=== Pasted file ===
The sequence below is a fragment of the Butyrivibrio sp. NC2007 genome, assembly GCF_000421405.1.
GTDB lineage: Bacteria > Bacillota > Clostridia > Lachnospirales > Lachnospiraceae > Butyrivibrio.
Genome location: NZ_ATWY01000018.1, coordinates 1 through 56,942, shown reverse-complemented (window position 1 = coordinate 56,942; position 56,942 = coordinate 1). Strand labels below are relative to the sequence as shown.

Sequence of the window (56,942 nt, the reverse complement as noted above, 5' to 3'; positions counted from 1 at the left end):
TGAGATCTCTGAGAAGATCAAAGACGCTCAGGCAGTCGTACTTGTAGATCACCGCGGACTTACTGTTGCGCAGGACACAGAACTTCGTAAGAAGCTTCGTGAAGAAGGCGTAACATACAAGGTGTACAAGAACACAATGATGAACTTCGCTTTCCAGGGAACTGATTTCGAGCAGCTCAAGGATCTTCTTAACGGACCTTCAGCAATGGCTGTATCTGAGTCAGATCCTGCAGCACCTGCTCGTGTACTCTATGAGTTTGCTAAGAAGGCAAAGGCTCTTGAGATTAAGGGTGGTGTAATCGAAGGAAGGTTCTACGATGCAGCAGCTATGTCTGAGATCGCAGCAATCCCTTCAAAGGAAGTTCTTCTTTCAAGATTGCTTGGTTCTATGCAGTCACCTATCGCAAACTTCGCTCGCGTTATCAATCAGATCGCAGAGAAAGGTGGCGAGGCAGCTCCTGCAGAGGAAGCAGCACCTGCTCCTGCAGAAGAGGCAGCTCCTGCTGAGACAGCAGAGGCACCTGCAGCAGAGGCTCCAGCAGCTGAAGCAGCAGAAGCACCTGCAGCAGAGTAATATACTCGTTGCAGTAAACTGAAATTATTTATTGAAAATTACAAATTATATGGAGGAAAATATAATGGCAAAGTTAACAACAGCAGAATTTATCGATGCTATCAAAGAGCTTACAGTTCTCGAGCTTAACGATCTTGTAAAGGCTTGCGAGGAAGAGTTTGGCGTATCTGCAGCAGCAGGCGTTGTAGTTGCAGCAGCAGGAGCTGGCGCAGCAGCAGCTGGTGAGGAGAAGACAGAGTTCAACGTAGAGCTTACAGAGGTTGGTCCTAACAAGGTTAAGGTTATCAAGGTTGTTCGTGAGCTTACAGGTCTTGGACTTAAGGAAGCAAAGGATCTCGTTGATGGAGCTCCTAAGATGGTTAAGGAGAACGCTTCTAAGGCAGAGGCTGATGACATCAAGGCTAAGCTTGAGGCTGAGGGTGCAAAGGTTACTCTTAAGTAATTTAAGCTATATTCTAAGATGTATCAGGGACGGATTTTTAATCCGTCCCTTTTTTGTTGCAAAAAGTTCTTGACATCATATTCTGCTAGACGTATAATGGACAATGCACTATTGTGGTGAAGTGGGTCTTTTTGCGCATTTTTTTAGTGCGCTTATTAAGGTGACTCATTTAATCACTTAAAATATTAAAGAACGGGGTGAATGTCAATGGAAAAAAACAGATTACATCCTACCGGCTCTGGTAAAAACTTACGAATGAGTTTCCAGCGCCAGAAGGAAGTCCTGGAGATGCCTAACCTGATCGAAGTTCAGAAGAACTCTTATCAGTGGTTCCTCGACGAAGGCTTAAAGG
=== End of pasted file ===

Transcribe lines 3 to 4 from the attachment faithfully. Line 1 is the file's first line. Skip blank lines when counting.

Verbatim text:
Genome location: NZ_ATWY01000018.1, coordinates 1 through 56,942, shown reverse-complemented (window position 1 = coordinate 56,942; position 56,942 = coordinate 1). Strand labels below are relative to the sequence as shown.

Sequence of the window (56,942 nt, the reverse complement as noted above, 5' to 3'; positions counted from 1 at the left end):